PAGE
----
Hippos, Sharks Called for Protection at UN Wildlife Conference

Hippos poached for their skin and teeth, sharks targeted for the fin trade and a tiny frog with translucent skin are among hundreds of species to be better protected at a United Nations wildlife conference that opens on Monday could.

The 184-nation Convention on International Trade in Endangered Species of Wild Fauna and Flora (CITES), meeting in Panama in the next two weeks, will consider this Tightening of the trade regulations around 600 potentially endangered plants and animals. Nine other types are recommended for less restrictive international trade regulations.

“The goal of CITES is to ensure that these wild species can survive in the wild for future generations,” Secretary-General Ivonne Higuero told The Associated Press. “The concern is that if we don’t regulate this trade, there will be too much use, too much trade and it will get traded because it’s very valuable.”

The international wildlife trade accord, passed 49 years ago in Washington, DC, has been lauded for helping stem the illegal and unsustainable trade in ivory and rhino horn, as well as whales and sea turtles.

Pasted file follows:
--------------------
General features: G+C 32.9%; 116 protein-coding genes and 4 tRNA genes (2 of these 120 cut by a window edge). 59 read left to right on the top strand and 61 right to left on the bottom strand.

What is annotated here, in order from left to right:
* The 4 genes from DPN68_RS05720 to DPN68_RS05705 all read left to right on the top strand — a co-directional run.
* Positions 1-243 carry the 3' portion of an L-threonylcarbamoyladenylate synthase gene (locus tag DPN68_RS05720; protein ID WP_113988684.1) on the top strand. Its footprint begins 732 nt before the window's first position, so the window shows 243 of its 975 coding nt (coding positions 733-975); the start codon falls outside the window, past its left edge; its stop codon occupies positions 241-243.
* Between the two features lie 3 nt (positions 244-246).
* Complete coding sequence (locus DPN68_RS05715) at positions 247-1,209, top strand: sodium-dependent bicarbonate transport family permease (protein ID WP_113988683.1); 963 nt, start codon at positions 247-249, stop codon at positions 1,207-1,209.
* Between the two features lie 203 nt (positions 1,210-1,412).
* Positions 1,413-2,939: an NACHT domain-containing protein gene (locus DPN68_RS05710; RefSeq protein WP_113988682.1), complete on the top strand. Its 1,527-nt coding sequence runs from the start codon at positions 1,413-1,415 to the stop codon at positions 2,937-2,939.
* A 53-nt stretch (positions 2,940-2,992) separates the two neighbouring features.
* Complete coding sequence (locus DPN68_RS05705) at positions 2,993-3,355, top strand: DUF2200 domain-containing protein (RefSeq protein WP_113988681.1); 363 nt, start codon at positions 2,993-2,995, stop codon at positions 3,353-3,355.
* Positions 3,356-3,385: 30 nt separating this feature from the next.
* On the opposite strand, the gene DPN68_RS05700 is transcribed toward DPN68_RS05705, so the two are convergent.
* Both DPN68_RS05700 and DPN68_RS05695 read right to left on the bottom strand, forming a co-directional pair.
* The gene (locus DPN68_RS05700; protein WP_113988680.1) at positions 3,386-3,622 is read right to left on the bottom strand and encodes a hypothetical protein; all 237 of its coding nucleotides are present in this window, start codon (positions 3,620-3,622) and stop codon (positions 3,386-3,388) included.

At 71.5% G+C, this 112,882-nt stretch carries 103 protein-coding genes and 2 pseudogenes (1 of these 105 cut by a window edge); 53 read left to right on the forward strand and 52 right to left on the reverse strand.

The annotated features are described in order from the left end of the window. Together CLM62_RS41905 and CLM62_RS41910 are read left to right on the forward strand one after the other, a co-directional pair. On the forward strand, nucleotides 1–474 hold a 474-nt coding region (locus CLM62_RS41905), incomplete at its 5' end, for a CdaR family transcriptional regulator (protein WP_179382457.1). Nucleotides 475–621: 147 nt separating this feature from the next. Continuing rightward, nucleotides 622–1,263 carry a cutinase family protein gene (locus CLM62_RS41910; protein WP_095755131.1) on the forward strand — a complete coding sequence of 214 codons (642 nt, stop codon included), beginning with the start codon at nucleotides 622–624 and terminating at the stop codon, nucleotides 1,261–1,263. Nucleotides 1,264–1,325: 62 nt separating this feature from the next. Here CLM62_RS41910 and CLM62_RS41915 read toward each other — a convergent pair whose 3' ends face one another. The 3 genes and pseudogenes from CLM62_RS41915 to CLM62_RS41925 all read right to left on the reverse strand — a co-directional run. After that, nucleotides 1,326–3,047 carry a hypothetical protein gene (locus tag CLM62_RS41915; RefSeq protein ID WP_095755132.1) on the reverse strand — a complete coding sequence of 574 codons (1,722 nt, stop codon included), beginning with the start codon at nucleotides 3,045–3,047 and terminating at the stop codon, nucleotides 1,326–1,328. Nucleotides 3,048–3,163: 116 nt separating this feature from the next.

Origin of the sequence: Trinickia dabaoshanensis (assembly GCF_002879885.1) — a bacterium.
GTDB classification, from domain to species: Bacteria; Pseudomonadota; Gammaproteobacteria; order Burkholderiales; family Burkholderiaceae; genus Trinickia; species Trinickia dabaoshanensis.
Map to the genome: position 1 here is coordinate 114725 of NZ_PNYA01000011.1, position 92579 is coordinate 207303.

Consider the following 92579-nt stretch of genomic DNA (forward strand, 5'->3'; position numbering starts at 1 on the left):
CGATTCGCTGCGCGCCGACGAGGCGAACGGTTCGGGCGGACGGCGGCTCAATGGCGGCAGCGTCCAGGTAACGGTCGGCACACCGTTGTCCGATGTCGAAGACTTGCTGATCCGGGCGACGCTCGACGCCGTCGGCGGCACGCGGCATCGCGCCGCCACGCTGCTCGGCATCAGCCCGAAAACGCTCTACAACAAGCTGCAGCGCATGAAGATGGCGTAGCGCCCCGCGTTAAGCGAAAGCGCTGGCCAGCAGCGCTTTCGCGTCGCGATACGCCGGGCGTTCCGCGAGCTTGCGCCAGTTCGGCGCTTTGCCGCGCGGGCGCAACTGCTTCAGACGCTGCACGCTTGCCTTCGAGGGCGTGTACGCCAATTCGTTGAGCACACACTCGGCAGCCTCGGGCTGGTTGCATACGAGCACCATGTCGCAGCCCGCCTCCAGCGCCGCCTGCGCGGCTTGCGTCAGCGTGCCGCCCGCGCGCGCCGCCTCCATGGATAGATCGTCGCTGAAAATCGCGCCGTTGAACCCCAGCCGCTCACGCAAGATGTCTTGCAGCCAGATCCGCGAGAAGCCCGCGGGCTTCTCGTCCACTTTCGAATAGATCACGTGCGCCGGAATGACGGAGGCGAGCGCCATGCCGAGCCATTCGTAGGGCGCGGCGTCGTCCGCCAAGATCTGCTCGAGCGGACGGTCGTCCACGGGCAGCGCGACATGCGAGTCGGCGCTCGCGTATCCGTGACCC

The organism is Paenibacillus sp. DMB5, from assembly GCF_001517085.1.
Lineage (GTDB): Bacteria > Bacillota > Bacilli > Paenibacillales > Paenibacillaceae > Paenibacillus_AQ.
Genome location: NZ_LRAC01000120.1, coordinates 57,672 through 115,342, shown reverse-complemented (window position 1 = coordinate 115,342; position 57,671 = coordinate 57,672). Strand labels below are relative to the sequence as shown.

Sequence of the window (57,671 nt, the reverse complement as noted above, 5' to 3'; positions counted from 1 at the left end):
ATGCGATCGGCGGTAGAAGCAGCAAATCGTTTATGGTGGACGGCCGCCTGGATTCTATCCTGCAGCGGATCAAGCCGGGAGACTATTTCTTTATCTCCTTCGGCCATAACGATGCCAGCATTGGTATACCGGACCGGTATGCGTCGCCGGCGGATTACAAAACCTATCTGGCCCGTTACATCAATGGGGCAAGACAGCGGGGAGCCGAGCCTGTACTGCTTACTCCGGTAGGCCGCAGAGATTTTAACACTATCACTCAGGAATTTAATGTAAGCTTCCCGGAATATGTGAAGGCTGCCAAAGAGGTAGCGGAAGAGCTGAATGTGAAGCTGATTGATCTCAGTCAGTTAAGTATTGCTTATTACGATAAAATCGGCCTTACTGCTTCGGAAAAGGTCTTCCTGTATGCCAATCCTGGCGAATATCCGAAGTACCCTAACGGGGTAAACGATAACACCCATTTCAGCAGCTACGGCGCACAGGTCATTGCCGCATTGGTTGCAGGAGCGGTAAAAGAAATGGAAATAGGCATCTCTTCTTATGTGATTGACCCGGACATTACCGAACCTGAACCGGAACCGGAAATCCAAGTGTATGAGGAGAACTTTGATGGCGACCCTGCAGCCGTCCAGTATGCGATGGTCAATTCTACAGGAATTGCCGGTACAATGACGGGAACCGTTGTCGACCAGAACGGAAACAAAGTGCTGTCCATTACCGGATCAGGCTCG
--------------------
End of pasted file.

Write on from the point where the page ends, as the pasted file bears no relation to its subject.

But it has come under fire for its borders, including its reliance on cash-strapped developing countries to combat the illicit trade that has become a lucrative $10 billion business.

Millions of species are not listed under CITES — including more than a third of the online reptile trade, according to a study. Domestic markets are beyond the reach of the agreement, and some experts have complained that CITES listings often come after a species is too far away. The Internet fuels illegal trade. An investigation this month by the Wildlife Conservation Society found that jaguar parts, the trade of which is commercially banned under CITES, were widely available online.

Still, conservationists say CITES remains the only tool available to ensure trade in plants and animals is sustainable. Governments will list species that require a permit, bringing some level of transparency to the trade. Or if the trade endangers a plant or animal, a listing will limit or ban it altogether.

“CITES works, but it is only as good as its implementation by exporting countries, transit countries and importing countries,” said Susan Lieberman, vice president for international policy at WCS.

“The contract is excellent. It’s the only tool we have in the midst of a biodiversity crisis,” she continued. “We don’t have to weaken it. We need to strengthen CITES and maybe even cover more species. We also need to ensure, whether through multilateral donors, foundations or whatever, that more resources are available to help countries that are challenged to implement CITES.”